I think you're wrong. If it's a major point, frankly if it's anything significant that happens in the film or happens past, say, the 20-minute mark, I consider it a spoiler and the revealer of said information to be an inconsiderate jerk.
That's just my .02.



It's hard to say. I feel that trailers and synopsis sometimes give too much away.

For example in Tucker and Dale vs. Evil --

...But the trailer gives this away, and robs you of the surprise. But if the trailer didn't, they wouldn't be allowed to show near as much.

So it's a tough call.

Plus when I read Roger Ebert's review of The Last House on the Left, he gave away --

...How could Ebert give a spoiler like that away!?
I agree with you on both points. Strongly.
The T&DvE thing infuriates me. Really the whole contemporary thing of trailers basically giving away the whole movie and watching the film is really just an exercise in either enjoying or not enjoying the execution for 2 hours is like a major cultural shift to me and represents something that is deeply wrong in our modern perspective.
Ebert's failure - yes, it's a failure - is almost inexcusable for someone like him. Funny, I actually just read this review the other day and I was like, "Dude, what the actual f*ck?!"



I'm 100% with TUS on this. I don't know if he's talking from experience or just in general, but I can tell you that, for me, being told there's a spoiler is the biggest spoiler you can give. If I know there's a twist, just tell me what it is because I'll be doing nothing else but working on the twist. I saw The Usual Suspects on the Friday it opened and they were talking about it on the radio. DJ said something along the lines of 'I'm not going to ruin it for anyone but you'll never see the twist coming.' Job done mate. I was confident about the reveal in the first scene they appeared.

Six Sense was another I worked out straight away, however, that film was so well done (or I became so wrapped up in it) that the film convinced me I was wrong until much later on when I decided I was right to begin with.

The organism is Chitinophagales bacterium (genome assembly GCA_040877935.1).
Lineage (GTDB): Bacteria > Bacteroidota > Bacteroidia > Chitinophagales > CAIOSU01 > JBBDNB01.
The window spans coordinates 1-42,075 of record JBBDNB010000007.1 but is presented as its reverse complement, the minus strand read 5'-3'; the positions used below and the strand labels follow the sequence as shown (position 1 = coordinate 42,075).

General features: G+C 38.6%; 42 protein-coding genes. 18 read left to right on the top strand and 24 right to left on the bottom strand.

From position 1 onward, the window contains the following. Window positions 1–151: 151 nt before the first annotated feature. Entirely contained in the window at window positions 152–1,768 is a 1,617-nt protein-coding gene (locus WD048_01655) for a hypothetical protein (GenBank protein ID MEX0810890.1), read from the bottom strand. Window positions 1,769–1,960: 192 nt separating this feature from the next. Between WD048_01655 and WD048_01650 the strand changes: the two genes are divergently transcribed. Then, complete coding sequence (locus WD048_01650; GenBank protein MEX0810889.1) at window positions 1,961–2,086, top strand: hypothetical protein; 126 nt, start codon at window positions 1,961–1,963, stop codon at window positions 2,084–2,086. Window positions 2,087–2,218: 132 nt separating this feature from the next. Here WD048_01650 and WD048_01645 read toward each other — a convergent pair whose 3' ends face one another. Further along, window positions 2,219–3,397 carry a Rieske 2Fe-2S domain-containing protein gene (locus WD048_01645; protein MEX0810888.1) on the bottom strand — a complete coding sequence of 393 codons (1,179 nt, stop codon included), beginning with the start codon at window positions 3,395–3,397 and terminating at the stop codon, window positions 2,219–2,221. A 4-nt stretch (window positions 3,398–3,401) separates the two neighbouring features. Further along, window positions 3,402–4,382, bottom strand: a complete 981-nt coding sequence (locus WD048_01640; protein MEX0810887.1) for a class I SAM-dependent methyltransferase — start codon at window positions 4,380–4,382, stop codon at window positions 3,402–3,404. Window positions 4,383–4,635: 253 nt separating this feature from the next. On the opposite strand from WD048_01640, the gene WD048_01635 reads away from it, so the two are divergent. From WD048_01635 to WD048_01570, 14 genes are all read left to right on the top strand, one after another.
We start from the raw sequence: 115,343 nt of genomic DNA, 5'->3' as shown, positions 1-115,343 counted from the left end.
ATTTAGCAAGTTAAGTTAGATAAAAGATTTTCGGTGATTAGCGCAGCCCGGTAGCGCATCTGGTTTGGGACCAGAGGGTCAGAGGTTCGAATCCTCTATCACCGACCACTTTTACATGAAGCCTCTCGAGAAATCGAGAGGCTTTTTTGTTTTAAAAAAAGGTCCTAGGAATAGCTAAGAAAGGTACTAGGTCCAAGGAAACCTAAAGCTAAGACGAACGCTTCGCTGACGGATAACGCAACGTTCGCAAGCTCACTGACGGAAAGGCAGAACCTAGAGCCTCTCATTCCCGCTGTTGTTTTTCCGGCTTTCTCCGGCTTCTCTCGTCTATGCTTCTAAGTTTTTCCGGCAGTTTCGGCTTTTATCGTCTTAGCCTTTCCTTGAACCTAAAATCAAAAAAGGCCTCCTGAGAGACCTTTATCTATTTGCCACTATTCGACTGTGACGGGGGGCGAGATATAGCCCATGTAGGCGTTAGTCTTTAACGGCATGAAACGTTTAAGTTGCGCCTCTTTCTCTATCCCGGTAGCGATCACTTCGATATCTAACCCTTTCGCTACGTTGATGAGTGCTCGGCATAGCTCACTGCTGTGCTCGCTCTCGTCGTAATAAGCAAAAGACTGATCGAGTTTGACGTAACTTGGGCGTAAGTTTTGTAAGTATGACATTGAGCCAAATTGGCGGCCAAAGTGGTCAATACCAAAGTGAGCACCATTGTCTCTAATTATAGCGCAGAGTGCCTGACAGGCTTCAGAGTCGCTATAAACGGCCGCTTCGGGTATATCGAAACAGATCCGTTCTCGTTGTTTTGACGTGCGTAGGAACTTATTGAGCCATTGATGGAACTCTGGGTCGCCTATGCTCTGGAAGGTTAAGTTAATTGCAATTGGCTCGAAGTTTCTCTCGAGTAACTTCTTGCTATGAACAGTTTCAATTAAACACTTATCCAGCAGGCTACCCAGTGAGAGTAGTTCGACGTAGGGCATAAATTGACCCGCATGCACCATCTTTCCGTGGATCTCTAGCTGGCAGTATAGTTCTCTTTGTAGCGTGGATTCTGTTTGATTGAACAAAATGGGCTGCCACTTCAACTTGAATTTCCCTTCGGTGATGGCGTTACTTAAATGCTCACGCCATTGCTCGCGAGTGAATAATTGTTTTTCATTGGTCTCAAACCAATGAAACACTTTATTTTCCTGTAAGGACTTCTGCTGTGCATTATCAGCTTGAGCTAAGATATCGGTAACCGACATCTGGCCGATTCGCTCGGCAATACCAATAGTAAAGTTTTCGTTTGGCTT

Yeah, this also infuriates me. If you tell me a movie has a twist, you can just go ahead and die.



The whole notion of 'spoilers' is fairly recent, so Ebert wasn't doing anything spectacularly inappropriate for the time. I've read dozens if not hundred of older reviews, from established critics, which generally explain the entire plot of a film. It's pretty common.



As a person who definitely wants his films spoiled as little as possible going in, I get the anxiety and anger people have towards those who liberally talk about every little surprise a film offers. It's a pretty obviously obnoxious thing to do, especially how well understood it is now that you should have a little sense about how much you give away about a film you've seen. But at the same time, it has gotten to the point where it is now almost impossible to tell what can or can't be talked about openly anymore. Technically, almost anything can ruin the experience of a film if learned before hand. It's made it so no one can even openly talk about film in any kind of detail anymore unless they hide virtually everything behind spoiler text, which discourages most people from reading anything out of fear that the spoiler may be the kind of thing they don't want spoiled. Frankly, it's gotten stupid, and I wouldn't be surprised it is one of the many elements that has essentially destroyed film criticism over the last ten years or so.



I agree with you on both points. Strongly.
The T&DvE thing infuriates me. Really the whole contemporary thing of trailers basically giving away the whole movie and watching the film is really just an exercise in either enjoying or not enjoying the execution for 2 hours is like a major cultural shift to me and represents something that is deeply wrong in our modern perspective.
Ebert's failure - yes, it's a failure - is almost inexcusable for someone like him. Funny, I actually just read this review the other day and I was like, "Dude, what the actual f*ck?!"
Seeing as this is a spoilers thread, you would think people would realise that quoting previous posts removed spoiler tags, so that whatever was originally hidden is clearly visible in the replyÖ (This was meant in reference to @ironponyís post that was quoted).

I agree with @crumbsroom that it feels like a rather extreme contemporary issue that Iíd argue stems partly from pervasive social media use.

To me a good review, which may not be synonymous with but occasionally will constitute simply an engaging essay, must involve deep discussion, which is impossible without going into the detail/including spoilers . This feels like going around in circles by now.